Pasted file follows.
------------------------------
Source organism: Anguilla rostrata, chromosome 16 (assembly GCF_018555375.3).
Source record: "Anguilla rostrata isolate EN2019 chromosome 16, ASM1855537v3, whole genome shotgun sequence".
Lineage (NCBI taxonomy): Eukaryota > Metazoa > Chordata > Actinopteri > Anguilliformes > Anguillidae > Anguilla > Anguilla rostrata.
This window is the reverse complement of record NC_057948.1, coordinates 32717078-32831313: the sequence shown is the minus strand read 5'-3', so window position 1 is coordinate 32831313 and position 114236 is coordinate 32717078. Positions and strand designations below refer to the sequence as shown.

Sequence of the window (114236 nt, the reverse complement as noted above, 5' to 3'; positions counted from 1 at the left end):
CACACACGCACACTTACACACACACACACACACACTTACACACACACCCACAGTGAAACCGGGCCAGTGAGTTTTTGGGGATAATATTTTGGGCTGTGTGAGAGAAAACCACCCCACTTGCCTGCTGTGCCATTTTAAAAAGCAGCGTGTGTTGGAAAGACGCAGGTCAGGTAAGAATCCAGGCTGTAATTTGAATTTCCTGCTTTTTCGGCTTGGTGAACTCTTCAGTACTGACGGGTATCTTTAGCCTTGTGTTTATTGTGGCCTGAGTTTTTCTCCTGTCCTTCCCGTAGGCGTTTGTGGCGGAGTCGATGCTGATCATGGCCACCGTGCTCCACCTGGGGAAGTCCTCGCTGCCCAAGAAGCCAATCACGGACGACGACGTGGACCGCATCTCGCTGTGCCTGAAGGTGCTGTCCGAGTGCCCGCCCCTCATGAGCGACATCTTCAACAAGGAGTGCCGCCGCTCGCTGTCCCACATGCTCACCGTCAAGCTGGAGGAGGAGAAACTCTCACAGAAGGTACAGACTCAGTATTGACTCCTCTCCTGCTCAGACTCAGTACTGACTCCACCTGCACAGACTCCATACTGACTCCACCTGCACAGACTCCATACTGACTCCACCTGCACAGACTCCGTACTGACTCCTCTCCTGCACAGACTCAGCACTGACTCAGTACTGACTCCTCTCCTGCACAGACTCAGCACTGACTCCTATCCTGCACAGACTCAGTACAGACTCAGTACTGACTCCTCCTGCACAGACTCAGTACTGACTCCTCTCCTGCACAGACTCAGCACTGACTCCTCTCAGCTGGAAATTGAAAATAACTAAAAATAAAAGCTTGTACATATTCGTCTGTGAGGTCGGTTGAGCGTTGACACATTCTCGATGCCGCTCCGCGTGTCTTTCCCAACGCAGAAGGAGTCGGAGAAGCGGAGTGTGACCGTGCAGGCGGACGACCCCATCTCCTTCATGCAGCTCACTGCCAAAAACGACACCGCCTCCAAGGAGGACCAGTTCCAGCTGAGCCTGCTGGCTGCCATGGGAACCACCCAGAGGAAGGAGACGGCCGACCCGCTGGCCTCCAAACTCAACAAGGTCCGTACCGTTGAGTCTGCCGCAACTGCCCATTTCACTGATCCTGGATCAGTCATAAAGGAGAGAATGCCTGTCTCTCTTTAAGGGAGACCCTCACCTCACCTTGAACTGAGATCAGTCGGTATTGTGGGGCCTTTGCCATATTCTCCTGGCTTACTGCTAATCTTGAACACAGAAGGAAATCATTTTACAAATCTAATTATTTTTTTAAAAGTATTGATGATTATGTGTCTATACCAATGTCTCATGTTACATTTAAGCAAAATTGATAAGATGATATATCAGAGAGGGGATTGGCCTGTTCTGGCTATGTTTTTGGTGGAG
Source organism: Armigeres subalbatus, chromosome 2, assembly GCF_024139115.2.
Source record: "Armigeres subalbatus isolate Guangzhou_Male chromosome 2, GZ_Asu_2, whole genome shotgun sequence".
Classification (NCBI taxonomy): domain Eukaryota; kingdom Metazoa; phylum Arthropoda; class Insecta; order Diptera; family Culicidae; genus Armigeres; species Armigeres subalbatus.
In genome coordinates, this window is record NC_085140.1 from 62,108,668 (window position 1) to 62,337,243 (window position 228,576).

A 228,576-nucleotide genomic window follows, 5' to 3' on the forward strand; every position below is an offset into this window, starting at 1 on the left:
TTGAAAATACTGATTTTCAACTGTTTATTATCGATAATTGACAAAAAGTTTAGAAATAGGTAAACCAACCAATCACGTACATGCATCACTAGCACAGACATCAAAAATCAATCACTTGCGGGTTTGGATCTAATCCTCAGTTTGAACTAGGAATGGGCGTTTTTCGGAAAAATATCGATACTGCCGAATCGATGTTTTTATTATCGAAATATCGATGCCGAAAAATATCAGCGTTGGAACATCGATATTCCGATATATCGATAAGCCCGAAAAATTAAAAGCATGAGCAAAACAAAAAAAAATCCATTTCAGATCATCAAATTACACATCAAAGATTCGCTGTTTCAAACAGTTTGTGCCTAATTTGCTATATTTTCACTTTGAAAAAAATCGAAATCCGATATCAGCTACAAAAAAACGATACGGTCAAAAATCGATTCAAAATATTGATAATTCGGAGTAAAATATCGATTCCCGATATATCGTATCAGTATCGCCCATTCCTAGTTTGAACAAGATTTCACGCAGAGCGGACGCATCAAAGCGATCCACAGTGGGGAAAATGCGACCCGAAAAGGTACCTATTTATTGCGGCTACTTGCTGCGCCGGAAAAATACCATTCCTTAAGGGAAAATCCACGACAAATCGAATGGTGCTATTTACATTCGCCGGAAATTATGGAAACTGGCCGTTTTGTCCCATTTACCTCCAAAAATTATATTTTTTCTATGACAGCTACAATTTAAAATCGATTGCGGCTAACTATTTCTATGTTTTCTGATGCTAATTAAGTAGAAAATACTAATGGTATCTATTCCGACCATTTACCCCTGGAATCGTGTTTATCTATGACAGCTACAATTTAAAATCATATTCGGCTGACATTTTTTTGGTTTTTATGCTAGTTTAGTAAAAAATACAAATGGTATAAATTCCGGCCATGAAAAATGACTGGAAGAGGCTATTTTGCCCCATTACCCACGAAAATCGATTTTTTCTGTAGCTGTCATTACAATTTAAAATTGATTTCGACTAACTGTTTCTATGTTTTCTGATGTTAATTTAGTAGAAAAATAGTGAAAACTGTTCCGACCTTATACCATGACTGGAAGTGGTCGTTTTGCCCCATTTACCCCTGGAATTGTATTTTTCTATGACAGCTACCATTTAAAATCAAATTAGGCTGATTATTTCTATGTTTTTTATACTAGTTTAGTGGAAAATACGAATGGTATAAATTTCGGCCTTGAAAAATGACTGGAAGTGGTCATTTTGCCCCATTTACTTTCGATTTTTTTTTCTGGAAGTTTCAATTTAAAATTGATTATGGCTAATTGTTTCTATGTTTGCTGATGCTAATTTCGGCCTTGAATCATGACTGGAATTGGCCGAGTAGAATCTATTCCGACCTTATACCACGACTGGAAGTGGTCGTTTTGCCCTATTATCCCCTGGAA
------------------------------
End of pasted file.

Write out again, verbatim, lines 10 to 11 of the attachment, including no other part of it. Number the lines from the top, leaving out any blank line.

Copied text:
In genome coordinates, this window is record NC_085140.1 from 62,108,668 (window position 1) to 62,337,243 (window position 228,576).

A 228,576-nucleotide genomic window follows, 5' to 3' on the forward strand; every position below is an offset into this window, starting at 1 on the left: